They also save you time and money — one of their main jobs is to organize the supply chain by picking the carriers that meet your needs.


While a courier service uses its own transportation network, a freight forwarder can choose between the best options, potentially saving you money or getting your goods moved quicker than a courier might.

Air Freight vs. Sea Freight (Ocean/Container Shipping)


You have two options when shipping overseas — ocean and air — each with clear benefits.


Air Freight Benefits


Plane transporting goods from warehouse
The obvious benefit of shipping via aircraft is speed — nothing can beat a plane (for now, at least).

The obvious benefit of shipping via aircraft is speed — nothing can beat a plane (for now, at least).


Just as obviously, this comes with a more premium cost. Air freight costs are calculated based on the weight and size of what you're shipping — so the more you ship, the higher the cost.


For large loads that take up a lot of volume or heavy loads (or both), air freight might be too cost-prohibitive to be feasible. However, pricing for small shipments or light shipments via air can sometimes be comparable to ocean shipping.

Airlines are also much more likely to be able to stick to the schedule they give you for a variety of reasons. For example, a storm might only throw a plane off for a few hours or even a day at most.


They can often (but don't always) fly directly to the closest airport to your products' final destinations, which means there's less chance of your products being slowed by multiple issues at various ports.

Products can often go directly onto delivery trucks, but if they can't, warehousing fees are usually lower than for ocean shipping. However, certain products can't be shipped by air because of the massive pressure changes that aircraft experience, which leaves ocean shipping as the only option.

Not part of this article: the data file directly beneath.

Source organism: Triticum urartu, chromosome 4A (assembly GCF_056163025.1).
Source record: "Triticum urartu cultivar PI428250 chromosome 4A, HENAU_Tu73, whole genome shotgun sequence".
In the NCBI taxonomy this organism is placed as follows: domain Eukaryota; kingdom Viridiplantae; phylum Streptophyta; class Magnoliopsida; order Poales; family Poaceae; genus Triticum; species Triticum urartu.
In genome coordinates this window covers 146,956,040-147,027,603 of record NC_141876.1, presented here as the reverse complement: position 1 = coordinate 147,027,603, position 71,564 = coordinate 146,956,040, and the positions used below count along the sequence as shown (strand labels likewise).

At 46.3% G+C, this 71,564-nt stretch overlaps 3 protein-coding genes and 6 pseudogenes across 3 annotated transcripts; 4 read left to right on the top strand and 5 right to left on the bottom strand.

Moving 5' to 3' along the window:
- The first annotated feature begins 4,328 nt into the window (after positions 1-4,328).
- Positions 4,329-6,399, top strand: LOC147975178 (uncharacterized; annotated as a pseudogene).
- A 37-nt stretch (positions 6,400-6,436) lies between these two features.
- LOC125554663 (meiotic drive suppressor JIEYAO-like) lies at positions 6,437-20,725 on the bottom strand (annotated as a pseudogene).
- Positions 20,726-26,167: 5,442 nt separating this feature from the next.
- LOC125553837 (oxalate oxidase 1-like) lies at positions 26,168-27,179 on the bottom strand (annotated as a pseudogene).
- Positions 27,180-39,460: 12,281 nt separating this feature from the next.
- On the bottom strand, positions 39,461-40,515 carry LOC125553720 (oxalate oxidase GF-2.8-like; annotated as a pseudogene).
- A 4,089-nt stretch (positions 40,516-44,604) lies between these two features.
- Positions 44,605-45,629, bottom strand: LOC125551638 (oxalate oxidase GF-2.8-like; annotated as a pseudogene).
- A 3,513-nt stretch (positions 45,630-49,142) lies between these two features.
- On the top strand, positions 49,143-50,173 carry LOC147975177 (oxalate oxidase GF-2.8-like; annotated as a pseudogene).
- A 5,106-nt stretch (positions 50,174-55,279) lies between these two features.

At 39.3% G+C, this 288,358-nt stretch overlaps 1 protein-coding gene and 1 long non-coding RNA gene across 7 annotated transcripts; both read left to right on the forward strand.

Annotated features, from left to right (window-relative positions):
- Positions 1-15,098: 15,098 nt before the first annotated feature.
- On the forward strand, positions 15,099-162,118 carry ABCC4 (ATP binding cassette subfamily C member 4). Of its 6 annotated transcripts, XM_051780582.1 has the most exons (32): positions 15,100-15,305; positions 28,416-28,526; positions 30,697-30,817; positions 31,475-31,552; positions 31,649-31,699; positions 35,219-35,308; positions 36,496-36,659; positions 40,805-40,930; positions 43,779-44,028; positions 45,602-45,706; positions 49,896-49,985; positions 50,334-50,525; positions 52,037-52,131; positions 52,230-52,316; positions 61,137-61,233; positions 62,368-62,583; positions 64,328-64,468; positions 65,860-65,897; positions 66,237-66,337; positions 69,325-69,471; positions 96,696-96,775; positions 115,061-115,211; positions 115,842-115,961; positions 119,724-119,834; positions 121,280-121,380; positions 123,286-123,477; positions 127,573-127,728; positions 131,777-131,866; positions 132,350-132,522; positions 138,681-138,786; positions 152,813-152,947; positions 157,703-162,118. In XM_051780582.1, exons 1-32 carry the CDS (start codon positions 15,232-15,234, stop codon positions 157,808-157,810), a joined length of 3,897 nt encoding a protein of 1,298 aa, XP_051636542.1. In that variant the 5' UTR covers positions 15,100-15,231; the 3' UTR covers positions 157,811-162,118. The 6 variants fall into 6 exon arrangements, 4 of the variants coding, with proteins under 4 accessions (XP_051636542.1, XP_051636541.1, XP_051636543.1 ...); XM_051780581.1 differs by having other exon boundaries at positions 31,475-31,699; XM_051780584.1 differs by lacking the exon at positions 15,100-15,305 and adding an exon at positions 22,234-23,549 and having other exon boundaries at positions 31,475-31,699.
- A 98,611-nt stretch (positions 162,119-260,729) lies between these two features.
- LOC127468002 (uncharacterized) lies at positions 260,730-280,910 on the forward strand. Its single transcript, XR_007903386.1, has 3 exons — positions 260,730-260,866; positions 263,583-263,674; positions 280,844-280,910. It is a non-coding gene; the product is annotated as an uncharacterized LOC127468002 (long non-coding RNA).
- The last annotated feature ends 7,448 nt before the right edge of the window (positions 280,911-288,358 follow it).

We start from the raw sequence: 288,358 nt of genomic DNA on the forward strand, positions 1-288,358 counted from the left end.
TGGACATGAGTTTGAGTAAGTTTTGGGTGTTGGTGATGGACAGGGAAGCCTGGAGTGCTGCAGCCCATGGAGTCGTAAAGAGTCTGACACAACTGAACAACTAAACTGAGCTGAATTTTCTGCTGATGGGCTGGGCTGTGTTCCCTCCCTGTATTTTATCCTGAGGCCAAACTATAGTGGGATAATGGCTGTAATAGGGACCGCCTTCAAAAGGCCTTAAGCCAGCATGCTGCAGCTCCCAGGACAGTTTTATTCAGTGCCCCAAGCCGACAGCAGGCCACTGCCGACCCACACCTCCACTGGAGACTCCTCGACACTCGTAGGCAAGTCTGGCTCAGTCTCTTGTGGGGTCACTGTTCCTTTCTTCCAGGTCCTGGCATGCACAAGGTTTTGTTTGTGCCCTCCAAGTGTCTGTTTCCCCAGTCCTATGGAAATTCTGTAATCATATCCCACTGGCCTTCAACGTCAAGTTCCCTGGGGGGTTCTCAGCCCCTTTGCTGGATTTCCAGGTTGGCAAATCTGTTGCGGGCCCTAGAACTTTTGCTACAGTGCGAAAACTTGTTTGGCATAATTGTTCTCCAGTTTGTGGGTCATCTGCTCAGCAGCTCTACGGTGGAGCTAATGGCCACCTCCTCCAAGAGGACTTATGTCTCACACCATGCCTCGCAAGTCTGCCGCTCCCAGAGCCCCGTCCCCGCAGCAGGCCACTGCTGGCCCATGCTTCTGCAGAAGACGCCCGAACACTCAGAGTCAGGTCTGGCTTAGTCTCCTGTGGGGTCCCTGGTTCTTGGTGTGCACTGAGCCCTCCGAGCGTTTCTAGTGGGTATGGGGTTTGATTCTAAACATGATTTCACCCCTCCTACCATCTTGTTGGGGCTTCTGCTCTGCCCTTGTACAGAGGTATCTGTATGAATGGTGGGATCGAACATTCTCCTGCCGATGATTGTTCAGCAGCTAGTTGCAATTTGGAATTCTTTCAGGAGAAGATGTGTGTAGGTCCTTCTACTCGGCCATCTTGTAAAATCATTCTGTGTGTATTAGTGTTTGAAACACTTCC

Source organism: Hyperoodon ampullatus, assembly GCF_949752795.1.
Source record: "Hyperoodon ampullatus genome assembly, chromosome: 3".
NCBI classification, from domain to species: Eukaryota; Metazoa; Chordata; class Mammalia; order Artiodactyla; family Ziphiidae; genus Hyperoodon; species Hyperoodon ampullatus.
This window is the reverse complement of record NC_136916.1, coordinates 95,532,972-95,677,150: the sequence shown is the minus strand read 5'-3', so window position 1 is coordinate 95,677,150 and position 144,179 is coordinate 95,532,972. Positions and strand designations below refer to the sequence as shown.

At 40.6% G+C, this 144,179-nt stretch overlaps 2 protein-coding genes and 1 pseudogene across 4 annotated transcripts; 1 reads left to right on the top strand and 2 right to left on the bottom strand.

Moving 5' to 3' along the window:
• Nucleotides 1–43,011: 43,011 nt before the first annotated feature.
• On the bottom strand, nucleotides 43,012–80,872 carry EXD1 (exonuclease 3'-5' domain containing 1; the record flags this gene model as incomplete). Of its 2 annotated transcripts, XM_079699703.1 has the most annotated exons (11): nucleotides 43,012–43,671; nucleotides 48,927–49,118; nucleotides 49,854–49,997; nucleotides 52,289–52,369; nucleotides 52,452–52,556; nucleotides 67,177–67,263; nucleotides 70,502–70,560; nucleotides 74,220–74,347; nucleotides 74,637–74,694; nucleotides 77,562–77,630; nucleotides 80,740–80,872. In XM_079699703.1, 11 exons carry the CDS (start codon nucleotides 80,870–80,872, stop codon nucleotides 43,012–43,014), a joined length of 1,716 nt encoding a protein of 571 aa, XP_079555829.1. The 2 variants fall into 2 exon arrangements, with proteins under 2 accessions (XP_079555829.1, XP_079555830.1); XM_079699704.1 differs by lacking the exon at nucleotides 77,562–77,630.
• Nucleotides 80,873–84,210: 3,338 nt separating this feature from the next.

Ocean Shipping Benefits


Ocean freight shipment
Ocean shipping allows you to take advantage of the fact that other customers are also shipping goods at the same time as you.

Ocean shipping comes with its own set of benefits, with the main one being price. Ocean shipping saves you money — even on small shipments. For very large and/or very heavy shipments, ocean shipping can sometimes be the only way to ship fiscally responsibly.

Ocean shipping also allows you to take advantage of the fact that other customers are also shipping goods at the same time as you — and they might not take up an entire container with their goods.

That means that extra space is available, giving you flexibility (this is known as Less-than-Container-Load or LCL) because you can split goods between containers to go to different destinations.


Below and above a certain point, and with certain types of products, LCL may cost more than getting a full container (Full Container Load or FCL). Getting your own container can be more cost-effective and more secure — it's also generally a little faster.


Both types of shipping have other drawbacks — for example, containers have specific requirements for what can and can't be loaded into them (and the same goes for aircraft).

Ocean carriers often work together, which means you may have different ships moving your products from one week or month to the next, each with different requirements about what kind of products they can, can't, and won't carry. These rule changes can cause delays.

Proceed With Caution


Overseas shipping also has many more potential roadblocks and hazards beyond the "normal" issues of dealing with different governmental regulations, language barriers, and customs issues. The most significant difficulty with shipping overseas is that every country does things differently — sometimes much differently.


For example, storms at sea can cause significant delays if you've decided to go with container shipping. Many countries have severe restrictions on what can and can't come into their country and may ban everything from firearms to batteries.

Additionally, not all countries are politically stable, and more than a few countries struggle with systemic corruption issues, which can cause significant delays (at best) or shipments being seized (at worst).


Now You're Ready!

Despite the cautions, shipping goods overseas happens on a massive scale daily, with tens of millions of tons of goods arriving at their destination safely and undamaged daily.

Now that you've mastered the overseas shipping process, reach out and get a quote to take your business supply chain needs to the next level.